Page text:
Mark Mangino can accept the fact his placekicker has missed eight straight field-goal attempts.
What is unacceptable to the Kansas University football coach, however, is his perception that beleaguered sophomore Johnny Beck sometimes outwardly appears to blame others for his misfortune.
"We're talking to all our kids about accepting responsibility for your own shortcomings. If it's your fault the ball didn't go through the uprights, accept it. Be a man. There are no excuses in our program," Mangino said Tuesday at his weekly news conference.
"When I coach lousy, I say I coached lousy. You can't hide lousy coaching. You can't hide a lousy performance at any position on the field, and you have to accept responsibility for your performance Â coaches, players, everybody associated with our program. I think attitude has a lot to do with our kicking woes."
KU's first-year coach was displeased Beck, who has hit five of 14 field goals and 20 of 24 extra-point tries this season, was noticeably upset with holder Curtis Ansel after missing a pair of field goals and an extra point at Missouri.
"Curtis is one of the finest holders I've been associated with," Mangino said. "He takes ground balls, knuckleballs, sliders and he still has the ball right there. So it doesn't do the kicker any good to look at Curtis after he misses the kick. It's not Curtis' fault. It's not the grass' fault. It's not the turf's fault. We have to accept responsibility. No excuses. Nobody wants to hear excuses. None of us do."
Beck Â who this week is competing against Ottawa sophomore Jerod Brooks at practice to keep his starting role Â has heard his coach's message loud and clear.
"What the deal is," Beck said, "is when I miss, I don't display myself the way that I should. I get this attitude. Emotionally I get all mad. I throw my arms in the air. It's the learning experience I am undergoing here. Miss or make, win or lose, you have to convey yourself as a team player, somebody a coach would want to have on your team. He's trying to get my attitude straight, as a team player. He knows I care about this team more than anything. He's getting on me so he can challenge me."
A year ago, Beck made 14 of 20 field goals and 16 of 17 point-afters. The Kansas City Piper High product said his sophomore slump is not from a lack of trying.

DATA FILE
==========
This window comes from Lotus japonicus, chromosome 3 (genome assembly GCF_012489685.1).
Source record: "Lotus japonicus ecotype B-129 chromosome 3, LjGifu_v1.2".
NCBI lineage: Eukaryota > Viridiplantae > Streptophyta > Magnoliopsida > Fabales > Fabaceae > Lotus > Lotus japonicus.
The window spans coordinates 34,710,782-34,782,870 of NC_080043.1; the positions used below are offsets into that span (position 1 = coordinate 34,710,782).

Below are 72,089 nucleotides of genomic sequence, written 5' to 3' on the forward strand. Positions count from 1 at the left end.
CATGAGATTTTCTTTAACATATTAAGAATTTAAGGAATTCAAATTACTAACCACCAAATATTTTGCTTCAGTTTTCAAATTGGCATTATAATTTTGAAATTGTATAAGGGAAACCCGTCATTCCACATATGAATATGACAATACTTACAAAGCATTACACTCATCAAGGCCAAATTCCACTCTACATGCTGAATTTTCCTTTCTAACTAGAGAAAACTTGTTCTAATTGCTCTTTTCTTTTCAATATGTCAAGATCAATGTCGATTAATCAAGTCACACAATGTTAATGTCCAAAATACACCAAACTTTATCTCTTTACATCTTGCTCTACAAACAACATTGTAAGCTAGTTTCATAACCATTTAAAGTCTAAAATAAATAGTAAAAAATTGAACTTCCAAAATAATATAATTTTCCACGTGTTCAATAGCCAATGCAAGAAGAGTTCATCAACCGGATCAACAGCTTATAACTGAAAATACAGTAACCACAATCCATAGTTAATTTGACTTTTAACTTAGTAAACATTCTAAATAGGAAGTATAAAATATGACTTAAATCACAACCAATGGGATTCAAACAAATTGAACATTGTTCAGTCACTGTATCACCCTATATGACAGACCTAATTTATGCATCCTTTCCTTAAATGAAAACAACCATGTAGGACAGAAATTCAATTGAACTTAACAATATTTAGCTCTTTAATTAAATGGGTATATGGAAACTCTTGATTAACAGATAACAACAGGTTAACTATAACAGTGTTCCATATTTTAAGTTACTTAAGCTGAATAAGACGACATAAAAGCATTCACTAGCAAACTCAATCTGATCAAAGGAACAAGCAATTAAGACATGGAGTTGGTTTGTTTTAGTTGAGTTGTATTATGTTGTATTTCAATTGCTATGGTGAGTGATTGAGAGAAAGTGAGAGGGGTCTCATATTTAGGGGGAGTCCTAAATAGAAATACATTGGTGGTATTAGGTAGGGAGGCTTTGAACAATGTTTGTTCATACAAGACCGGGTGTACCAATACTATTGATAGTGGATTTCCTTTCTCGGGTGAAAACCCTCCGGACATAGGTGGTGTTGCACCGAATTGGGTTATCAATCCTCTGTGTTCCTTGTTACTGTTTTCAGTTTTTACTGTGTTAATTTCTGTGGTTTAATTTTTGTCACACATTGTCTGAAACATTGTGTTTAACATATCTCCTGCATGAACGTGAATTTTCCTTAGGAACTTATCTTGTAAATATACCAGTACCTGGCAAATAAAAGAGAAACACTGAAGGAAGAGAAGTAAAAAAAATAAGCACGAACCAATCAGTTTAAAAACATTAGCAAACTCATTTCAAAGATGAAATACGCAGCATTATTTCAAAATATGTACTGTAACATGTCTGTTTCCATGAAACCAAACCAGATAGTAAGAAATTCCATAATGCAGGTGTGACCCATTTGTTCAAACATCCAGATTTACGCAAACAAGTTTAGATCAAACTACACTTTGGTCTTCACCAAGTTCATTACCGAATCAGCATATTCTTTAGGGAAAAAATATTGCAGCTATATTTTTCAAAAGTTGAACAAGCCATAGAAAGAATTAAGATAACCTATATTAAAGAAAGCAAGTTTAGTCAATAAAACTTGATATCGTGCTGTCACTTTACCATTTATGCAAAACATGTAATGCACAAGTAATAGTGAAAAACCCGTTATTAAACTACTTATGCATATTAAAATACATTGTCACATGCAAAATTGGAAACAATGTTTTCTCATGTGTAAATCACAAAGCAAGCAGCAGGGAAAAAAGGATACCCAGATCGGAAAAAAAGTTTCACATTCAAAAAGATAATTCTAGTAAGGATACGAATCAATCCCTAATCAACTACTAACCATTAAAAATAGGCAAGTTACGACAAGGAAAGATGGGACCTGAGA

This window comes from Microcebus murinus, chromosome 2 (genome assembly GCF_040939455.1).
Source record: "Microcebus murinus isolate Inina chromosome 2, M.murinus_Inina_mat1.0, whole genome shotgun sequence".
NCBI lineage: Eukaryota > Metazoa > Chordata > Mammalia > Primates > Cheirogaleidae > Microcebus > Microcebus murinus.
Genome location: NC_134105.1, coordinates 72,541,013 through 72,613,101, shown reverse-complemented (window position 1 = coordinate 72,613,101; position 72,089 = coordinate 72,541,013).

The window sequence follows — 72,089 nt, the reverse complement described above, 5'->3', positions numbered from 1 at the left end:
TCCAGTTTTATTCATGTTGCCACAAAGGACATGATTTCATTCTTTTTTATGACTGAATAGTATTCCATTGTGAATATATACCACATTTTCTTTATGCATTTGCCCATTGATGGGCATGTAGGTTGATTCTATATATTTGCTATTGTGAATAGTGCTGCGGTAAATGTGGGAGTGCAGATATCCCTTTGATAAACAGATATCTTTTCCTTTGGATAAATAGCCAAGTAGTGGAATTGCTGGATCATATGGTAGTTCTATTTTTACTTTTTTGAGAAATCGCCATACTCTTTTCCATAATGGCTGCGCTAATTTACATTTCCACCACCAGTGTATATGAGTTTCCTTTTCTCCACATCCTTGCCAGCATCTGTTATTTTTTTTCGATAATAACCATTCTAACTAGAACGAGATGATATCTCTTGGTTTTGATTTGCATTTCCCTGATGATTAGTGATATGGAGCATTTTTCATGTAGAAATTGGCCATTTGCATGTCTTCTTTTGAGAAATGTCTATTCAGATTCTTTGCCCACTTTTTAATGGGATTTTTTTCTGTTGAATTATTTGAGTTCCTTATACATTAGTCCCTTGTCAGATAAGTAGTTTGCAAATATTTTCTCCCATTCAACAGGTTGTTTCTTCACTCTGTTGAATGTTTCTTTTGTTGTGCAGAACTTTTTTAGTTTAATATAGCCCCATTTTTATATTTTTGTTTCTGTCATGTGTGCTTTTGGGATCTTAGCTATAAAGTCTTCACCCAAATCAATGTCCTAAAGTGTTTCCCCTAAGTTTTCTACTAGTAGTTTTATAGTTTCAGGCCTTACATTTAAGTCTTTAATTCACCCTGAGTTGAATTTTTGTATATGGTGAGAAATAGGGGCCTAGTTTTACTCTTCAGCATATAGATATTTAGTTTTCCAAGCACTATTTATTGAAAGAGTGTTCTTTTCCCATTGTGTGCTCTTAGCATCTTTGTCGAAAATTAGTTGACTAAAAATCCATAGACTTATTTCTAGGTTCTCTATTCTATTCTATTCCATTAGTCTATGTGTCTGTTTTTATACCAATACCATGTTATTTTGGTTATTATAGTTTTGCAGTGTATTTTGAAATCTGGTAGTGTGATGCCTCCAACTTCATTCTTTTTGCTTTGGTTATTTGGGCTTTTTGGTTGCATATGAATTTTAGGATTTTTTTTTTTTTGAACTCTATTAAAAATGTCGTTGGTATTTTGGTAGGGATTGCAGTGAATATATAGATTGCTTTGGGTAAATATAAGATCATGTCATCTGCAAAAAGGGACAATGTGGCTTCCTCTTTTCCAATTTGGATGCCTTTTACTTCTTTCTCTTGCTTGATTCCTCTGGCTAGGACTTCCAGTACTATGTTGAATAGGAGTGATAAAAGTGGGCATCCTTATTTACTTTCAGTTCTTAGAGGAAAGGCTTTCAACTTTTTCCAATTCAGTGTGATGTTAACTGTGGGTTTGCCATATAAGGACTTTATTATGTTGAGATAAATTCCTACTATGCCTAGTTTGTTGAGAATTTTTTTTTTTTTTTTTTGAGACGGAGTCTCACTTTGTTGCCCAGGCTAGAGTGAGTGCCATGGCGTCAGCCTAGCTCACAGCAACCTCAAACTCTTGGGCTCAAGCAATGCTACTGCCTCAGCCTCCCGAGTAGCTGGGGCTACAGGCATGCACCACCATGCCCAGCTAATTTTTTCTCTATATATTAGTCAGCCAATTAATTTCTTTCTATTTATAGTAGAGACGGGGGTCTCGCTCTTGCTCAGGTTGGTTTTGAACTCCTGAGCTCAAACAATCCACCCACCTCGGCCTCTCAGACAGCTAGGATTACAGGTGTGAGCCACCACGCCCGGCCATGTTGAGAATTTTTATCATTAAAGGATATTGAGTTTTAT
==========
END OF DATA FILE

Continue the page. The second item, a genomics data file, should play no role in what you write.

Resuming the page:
"People outside our team might sit there and say, 'He's missed eight straight kicks. What's going on with him?' I go out there to practice every day," Beck said. "It's not like I go out to practice and just jack around.
"I go out to practice and try to make every field goal. I go out there for pregame and I make no mistakes. I am not going to change anything because I am not doing anything wrong in those two aspects."
Yet, he's definitely struggling Â so much so that in the past couple of games, KU has tried to gain a first down on fourth-and-long on various occasions, eschewing field goals between 40 and 50 yards.
"It's a couple mechanical problems," Beck said, noting he has watched film of his misses. "Why does a hitter go into a slump when they hit for a .300 average and they don't get a hit for 20 games? What I am getting out of it is I have to learn from it.
"The position I play, it's really a tough thing. I make a mistake, I miss a field goal and I might not get another chance until the next week or 30 minutes later. A blocker misses a block he can go back the next play."
As far as possible solutions to his problems? Somebody suggested he return to visualizing what it's like to boot the ball through the uprights.
"It's been so long since I made one, it's kind of hard to do that," quipped Beck, who last converted from 22 yards against Bowling Green on Sept. 21.
He never again wants to visualize his 43-yarder against Missouri Â a line drive into the back of one of his own players.
"I kicked that one Â I don't even know where it went," Beck said. "It hit somebody. I looked down at the ground, hell there's a big chunk of grass. I looked down and said, 'Wow.' I kind of threw my arms in the air like, 'What the hell just happened?'"
His teammates think he'll be raising his arms in victory again.
"He's obviously a really good kicker. You saw him last year," long snapper Greg Nicks said. "It's all timing between three people (snapper, holder and kicker). When a field goal is missed, I think you need to blame all three. It's all timing and confidence.
"If he gets his confidence back, he'll do the same things this year as last year."Â
Waiting on Whittemore: Mangino said it was still unclear if junior quarterback Bill Whittemore would be able to play in Saturday's home game against Kansas State. The junior injured his left knee during last Saturday's 36-12 loss at Missouri. Mangino said he hoped to know by Thursday whether the Fort Scott Community College transfer could play, but it might be a game-time decision.
"Bill is getting intense treatment," Mangino said. "He has spent a great deal of time since Sunday with our trainer, Carol Jarosky, who has worked tirelessly trying to get him ready to go. It's definitely a day-to-day thing whether he'll play or not."
Coaches are preparing backups Jonas Weatherbie, who would start in Whittemore's place if needed, and Brian Luke to face the Wildcats.Â
Players of week: Mangino said running back Clark Green was KU's offensive player of the week after the freshman rushed for 95 yards and caught three passes for 21 yards against Missouri. Mangino was so unsatisfied with his defense and special teams that he did not name a player of the week for either of those units. Scout team players of the week were defensive lineman Tony Strickland and tight end Kevin Borders.